apart and not yourself! Dog bites can be serious and an attacking

dog can turn it's aggression onto you if you just reach in. Do your

best to get them apart using a big stick, a pole, a trash can lid,

a hose...anything. And when the attacking dog relents, do not chase

it down the street waving whatever you used to break them apart.

Take care of your dog (and yourself) first, and let the authorities

deal with the attacking dog and it's owners. I am quite sure that

if you chased a dog down the street and to it's own house or

whatever and killed it, you would be in some trouble.

And if a dog attacks you or your pet on your own property, use

whatever you can to get rid of it. I am a dog lover but i draw the

line when strange dogs attack humans or other animals in the

persons own yard. Chances are you will not be punished if you kill

the dog. But again, you could be if you went after it after it left

your property.

In case of emergencies like that also try carrying pepper spray

or something similar to ward off attacking dogs. It may help.

"Answer" id="Answer">Answer

i agree with the top poster with what you were saying BUT what

nobodies doing here is put yourself in the others persons place how

would you feel if your dog attacked another dog and the other

person killed it!!! another thing, i see if the dog was on your

property and if it attacks you FIGHT IT OFF!!!do not kill it first

of all if a dog is on your property shouldn't you call aspca?(a dog

you've never seen before that is) if you know the dog and the dogs

owner why don't you call the owner instead of trying to fend it off

yourself!!! if you try to fend it off yourself well yeah you might

get attacked depending on the dog.I also agree with what you were

saying about not using yourself yet again a good idea.if some

people would use common sense then some of these attacks wont

happen because if you go out in your yard with a strange dog there

what do you think will happen!

"Answer" id="Answer">Answer

I left a post here saying I WOULD try to KILL ANY DOG that went

after my small dogs on our property or on a leash. I would do

anything to fend the other dog off, but dog fighting is so quick it

doesn't leave one time to make quick decision with the exception of

protecting your own pet as I would if I had a child with me that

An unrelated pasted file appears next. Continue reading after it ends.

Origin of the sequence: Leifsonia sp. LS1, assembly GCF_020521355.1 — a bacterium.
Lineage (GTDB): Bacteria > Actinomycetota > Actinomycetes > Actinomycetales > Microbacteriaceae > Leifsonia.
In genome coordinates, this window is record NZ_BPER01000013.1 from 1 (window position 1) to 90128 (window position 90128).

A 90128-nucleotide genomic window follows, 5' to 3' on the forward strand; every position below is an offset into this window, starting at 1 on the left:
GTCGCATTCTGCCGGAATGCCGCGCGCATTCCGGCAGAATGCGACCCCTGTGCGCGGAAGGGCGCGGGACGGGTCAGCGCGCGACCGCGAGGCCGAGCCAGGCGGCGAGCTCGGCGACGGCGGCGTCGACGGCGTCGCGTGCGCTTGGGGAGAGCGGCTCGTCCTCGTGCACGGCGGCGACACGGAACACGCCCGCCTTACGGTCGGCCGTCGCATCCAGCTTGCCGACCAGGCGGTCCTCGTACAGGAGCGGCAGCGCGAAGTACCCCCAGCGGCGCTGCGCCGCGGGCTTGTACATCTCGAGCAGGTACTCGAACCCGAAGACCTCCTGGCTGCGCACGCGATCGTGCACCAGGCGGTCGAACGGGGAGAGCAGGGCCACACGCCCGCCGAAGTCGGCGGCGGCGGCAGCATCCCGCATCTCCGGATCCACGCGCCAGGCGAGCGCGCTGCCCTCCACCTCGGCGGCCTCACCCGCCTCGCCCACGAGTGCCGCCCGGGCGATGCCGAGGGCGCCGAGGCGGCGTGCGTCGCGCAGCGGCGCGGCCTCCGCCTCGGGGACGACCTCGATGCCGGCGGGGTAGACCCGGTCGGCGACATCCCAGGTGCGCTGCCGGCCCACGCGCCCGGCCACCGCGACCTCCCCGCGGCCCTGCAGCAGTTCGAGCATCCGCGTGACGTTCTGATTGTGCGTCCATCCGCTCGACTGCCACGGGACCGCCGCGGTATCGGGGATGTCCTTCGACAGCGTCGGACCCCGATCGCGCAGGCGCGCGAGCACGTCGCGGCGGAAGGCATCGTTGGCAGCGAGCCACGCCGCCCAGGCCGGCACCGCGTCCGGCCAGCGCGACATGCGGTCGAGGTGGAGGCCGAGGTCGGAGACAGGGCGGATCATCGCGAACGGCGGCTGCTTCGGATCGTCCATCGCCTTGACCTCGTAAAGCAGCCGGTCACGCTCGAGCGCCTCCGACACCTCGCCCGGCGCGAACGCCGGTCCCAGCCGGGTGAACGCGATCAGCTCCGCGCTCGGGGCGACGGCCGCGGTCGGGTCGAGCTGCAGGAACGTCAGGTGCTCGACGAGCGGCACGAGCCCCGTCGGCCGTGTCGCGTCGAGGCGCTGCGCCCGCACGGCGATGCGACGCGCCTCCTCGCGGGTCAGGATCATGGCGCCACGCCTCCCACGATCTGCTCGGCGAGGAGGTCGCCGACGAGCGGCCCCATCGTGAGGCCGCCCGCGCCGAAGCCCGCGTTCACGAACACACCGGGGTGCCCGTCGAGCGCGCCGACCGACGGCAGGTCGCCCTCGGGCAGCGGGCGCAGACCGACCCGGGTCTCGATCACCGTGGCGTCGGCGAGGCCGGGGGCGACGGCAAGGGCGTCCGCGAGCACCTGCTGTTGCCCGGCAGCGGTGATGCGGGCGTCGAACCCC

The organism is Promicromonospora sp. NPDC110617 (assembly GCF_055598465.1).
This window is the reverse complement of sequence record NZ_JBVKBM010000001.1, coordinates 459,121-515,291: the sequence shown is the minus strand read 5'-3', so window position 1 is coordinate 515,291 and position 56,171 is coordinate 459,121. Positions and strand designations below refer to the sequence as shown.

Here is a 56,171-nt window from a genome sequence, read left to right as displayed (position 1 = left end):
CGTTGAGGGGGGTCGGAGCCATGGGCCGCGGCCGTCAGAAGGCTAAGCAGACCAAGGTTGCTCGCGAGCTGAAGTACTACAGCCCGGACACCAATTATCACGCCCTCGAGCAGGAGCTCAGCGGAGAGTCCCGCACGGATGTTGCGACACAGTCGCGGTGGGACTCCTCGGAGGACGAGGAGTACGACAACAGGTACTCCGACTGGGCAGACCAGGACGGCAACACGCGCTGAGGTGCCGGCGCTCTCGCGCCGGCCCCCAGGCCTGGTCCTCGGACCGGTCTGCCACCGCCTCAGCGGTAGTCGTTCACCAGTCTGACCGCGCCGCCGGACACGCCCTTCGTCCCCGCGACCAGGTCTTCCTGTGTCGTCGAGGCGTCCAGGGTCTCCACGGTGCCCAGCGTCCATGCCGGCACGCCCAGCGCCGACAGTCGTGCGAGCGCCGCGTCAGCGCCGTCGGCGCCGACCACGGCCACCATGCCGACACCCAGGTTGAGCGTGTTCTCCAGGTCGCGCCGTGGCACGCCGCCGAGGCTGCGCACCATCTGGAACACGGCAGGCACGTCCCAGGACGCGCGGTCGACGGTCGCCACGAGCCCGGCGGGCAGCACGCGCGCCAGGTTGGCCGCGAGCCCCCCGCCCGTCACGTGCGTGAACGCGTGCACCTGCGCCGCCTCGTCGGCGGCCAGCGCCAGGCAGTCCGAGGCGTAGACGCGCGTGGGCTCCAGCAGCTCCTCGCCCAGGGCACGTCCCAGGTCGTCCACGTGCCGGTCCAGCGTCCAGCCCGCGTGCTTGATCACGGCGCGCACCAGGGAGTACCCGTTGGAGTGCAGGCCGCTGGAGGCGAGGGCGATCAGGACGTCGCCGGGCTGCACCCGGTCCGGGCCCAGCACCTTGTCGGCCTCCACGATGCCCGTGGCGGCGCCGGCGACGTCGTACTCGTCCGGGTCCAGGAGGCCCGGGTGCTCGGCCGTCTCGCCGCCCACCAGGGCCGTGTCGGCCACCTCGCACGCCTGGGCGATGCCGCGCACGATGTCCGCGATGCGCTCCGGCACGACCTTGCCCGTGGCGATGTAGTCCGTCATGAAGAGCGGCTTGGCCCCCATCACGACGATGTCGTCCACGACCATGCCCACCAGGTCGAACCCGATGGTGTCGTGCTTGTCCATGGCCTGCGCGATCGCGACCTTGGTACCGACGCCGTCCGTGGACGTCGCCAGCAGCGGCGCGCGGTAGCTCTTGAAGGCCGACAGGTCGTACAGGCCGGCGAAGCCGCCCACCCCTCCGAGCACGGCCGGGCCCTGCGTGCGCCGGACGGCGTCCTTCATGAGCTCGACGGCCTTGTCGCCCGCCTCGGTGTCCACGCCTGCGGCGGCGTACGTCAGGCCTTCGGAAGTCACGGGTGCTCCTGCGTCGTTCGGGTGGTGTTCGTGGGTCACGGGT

was being attacked by a dog. Speaking of which people should wake

up and see the news more often and see the maulings of children by

Rottweilers and Pit Bulls. Some children are mauled so badly they

have 60 or more stitches and will need plastic surgery while other

children die on the spot. We just had a case last summer where two

girls were sitting at a bus stop and a Pit Bull came racing from

across the street and attacked one of the girls leaving her face

one bloody mess. Even after this the girl did not order the dog put

to death (the SPCA did that) and all hospital bills and plastic

surgery bills had to be paid by the owner and so it should be. A

friend of mine who lived in a trailer court was shocked to see a

German Shepherd attack a child (AND NO, the child was not teasing

the dog, but simply sitting in the backyard playing with toys. Not

only did the dog attack and maul the child, but dragged the child

down the middle of the trailer park road. My friend was quick

thinking and grabbed a 2 x 4 and whacked the dog on the side of the

ribs long enough to get the child away from the dog. It is highly

evident that many posters have not been smack in the middle of a

dog fight. I have! It's not a pretty sight. Be it a Pit Bull, or

larger dog that is aggressive you are not thinking at the time if

it's the owner's fault for not having their large dog trained

correctly, but trying to save your small dog. No one wants to kill

a dog, but if you have no other choices then so be it. I wouldn't

have a large dog maime my dog, then go over and shoot the owners

dog, but I would have the SPCA (here in Canada) take the dog from

their owner and have the owner pay all vet bills if my dog

survived. If my dog was killed by the other dog then you bet I'd

sue the owner and as far as I'm concerned people with larger dogs

who don't have them trained correctly should get a prison term if

the dog has done physical harm to another person without

provocation.

It is not true that large dogs seldom do damage. While they may

be pussy cats around the common household some dogs feel very

protective of their property and owners. Male dogs are more

aggressive with each other if one is not neutured than if both dogs

were neutured.

I do believe Pit Bulls have gotten a bad reputation. It's

usually drug dealers (we have a problem in British Columbia with

Pit Bulls guarding houses that are grow-ops) and if you read up on

the Pit Bull you will soon find out the strength of their jaws AND

THEY WON'T LET GO! There have been write ups in the newspapers